Activist’s Violent History Threatens To Derail Anti-Pipeline Movement

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Chris White Tech Reporter
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Environmentalist groups are scrambling for cover after a prominent anti-pipeline activist with a long violent criminal history was arrested in West Texas for using a fake ID and breaking parole in California.

Law enforcement officials in Presidio County, Texas arrested, fingerprinted, and confirmed that they had in custody Pedro Rabago Gutierrez, a man who had become a leading oil pipeline opponent in Texas in the past 10 years. He served nine years for forcible rape, seven years for forcible oral sex and got out of prison about six years later.

Gutierrez was arrested in 1984 and served his sentence and was released on parole, the California Department of Corrections said. He would later go on to flee California and wind up in Texas, where he changed his name to “Peter Hefflin” and became a leading figure in the anti-pipeline movement.

Environmentalist groups are doing their level-best to distance themselves from Gutierrez’s criminal past.

“He was part of our circle. He was part of our family,” Frankie Orona, executive director of the Society of Native Nations (SNS), a Texas-based environmental and American Indian advocacy group, told reporters shortly after Gutierrez’s arrest. “But then again, we’ve always been about holding people accountable, and in this situation, he was definitely wrong. I am upset with him.”

Guetierrez, who served on SNS’ board of directors, was a leading opponent of the Trans-Pecos pipeline, a 148-mile project transporting natural gas through the Big Bend region in Texas to Mexico. Activists are trying to turn the project into the next Dakota Access Pipeline, a multi-billion oil pipeline in North Dakota Indian American tribes widely oppose.

The Sierra Club said the anti-Trans-Pecos movement would continue without the project’s biggest and most charismatic opponent.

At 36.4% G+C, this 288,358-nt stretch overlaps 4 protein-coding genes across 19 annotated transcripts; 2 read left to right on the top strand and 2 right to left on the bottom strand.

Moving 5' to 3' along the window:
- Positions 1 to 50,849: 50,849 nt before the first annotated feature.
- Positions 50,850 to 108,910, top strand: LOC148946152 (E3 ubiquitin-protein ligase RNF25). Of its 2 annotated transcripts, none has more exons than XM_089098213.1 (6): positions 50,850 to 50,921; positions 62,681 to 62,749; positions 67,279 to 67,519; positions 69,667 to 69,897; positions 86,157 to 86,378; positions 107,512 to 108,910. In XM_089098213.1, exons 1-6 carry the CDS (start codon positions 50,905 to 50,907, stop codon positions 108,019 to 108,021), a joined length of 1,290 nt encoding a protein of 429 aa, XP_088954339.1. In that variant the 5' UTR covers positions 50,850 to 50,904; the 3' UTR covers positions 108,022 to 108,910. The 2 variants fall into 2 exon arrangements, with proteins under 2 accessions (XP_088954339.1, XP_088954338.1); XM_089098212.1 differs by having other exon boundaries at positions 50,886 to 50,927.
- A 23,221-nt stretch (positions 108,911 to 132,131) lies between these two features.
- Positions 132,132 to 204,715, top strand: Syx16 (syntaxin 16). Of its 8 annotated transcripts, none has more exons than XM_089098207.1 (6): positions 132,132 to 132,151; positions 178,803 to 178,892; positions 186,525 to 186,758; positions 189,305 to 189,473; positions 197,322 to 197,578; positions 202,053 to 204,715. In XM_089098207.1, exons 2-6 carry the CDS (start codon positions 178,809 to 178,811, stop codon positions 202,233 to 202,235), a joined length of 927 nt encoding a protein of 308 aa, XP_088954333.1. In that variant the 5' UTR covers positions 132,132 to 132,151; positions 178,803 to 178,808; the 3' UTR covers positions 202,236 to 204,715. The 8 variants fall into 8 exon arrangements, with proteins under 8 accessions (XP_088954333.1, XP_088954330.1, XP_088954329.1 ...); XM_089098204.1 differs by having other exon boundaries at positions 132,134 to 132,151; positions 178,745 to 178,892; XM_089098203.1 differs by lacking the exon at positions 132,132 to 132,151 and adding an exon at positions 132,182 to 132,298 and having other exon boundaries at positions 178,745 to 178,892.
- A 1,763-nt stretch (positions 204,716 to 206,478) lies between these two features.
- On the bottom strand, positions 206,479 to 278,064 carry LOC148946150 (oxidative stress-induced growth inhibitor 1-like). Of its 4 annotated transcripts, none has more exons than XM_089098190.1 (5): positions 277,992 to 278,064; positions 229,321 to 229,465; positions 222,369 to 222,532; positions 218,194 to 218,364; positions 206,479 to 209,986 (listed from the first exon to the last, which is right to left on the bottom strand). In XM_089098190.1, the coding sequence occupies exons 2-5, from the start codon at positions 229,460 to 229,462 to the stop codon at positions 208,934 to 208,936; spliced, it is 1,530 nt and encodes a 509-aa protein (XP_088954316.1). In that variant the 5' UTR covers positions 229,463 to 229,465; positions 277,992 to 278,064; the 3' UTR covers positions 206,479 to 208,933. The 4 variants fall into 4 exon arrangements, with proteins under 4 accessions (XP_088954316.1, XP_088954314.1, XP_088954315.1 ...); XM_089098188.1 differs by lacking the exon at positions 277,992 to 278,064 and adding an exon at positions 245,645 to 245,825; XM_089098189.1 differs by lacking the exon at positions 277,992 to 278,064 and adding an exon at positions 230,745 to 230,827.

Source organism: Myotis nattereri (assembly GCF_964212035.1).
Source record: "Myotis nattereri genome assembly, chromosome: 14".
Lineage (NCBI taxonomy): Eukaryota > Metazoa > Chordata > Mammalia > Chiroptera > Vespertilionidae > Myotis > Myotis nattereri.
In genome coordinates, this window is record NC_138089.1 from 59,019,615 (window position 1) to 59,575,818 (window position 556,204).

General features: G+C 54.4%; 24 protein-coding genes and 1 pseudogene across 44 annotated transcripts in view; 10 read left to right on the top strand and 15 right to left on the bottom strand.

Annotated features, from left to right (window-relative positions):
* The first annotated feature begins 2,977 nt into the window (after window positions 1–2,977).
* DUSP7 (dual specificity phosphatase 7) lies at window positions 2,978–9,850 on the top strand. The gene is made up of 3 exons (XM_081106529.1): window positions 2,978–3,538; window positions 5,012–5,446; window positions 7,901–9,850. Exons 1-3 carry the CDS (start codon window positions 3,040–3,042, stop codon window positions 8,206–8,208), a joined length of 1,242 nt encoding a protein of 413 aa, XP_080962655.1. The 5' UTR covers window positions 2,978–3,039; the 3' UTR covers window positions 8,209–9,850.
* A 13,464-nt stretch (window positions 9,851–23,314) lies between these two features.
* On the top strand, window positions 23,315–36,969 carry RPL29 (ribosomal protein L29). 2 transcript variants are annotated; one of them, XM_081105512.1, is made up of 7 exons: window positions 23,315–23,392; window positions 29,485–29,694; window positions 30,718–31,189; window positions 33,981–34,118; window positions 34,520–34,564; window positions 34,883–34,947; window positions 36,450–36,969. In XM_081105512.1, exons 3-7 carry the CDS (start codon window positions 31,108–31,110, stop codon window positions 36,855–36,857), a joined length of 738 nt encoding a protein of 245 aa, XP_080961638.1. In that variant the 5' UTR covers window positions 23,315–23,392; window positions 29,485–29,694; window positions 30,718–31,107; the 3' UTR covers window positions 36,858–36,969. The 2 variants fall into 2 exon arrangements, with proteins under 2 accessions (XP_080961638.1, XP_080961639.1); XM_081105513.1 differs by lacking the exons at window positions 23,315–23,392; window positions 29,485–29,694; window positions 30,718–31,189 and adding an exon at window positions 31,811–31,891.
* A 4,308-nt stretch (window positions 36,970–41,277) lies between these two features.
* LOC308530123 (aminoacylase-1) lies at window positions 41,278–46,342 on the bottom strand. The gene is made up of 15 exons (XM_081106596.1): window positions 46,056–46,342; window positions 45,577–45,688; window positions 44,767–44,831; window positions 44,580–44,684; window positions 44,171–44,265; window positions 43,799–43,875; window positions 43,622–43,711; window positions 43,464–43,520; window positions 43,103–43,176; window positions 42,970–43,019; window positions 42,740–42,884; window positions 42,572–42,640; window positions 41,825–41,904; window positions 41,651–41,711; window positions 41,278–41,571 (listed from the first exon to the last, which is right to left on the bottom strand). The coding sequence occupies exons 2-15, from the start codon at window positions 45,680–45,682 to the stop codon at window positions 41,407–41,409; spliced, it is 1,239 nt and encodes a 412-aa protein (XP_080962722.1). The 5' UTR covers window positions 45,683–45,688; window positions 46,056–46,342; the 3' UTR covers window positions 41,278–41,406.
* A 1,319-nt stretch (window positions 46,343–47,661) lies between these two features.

“We don’t see it as something that will deter the movement,” said Vanessa Ramos, a spokeswoman for the environmental nonprofit. “This is much bigger than one person.”

Pipeline supporters believe Gutierrez’s arrest, and his ability to dupe the media and fellow activists, places a prominent black mark on the environmental movement – he managed to fool every major Texas media outlet, and even testified in front of the Texas Parks & Wildlife Commission under his false identity.

Steve Everley, a spokesman for Texas for Natural Gas, told The Daily Caller News Foundation that the Gutierrez incident “raises” questions about the anti-pipeline movement in Texas and North Dakota.

“On top of the environmental damage that protesters left behind at the Dakota Access camp, now we’re seeing criminals from California traveling to Texas to try to shut down oil and gas,” he said, referring to the Army Corps of Engineers’ efforts to clean up tons of trash left by anti-DAPL protesters in North Dakota.

“Anti-pipeline groups should demand accountability from their own members before they suggest that energy workers are the ones being reckless,” he added. Anti-pipeline activists and Indian American tribes argue energy companies act responsibly when building their pipelines.

Gutierrez so thoroughly hoodwinked his fellow activists that they harangued law enforcement officials attempting to apprehend him at a protest rally near the Trans-Pecos construction site.

Activists demanded Presidio County sheriff’s deputy Angel Velasque to show them a warrant before he carted Gutierrez to jail. Several deputies stood by, including Sheriff Danny Dominguez, whose body camera caught the whole incident.

“They bark like little Chihuahua dogs,” Dominguez told reporters. “But they don’t got no bite.”

Anti-pipeline demonstrations throughout the past year have seen their fair share of violent episodes, according to law enforcement officials.

Law enforcement agents in Morton County requested help from federal officials to quell what they call periodic violence at the campsites set up to oppose the DAPL. More than 600 people have been arrested at the campsites over the past several months.

One report from December suggested that North Dakota’s former governor, Jack Dalrymple, asked Wisconsin for help dealing with “civil unrest” and “criminal activities related to opposition of the Dakota Access Pipeline (DAPL) project.”

He also wanted a 40/37 mm chemical munitions launcher, which could have been used to discharge tear gas on anti-DAPL demonstrators. The Morton County Sheriff’s Department used tear gas and high-pressured water hoses during November protests to disperse 400 “very aggressive” activists.

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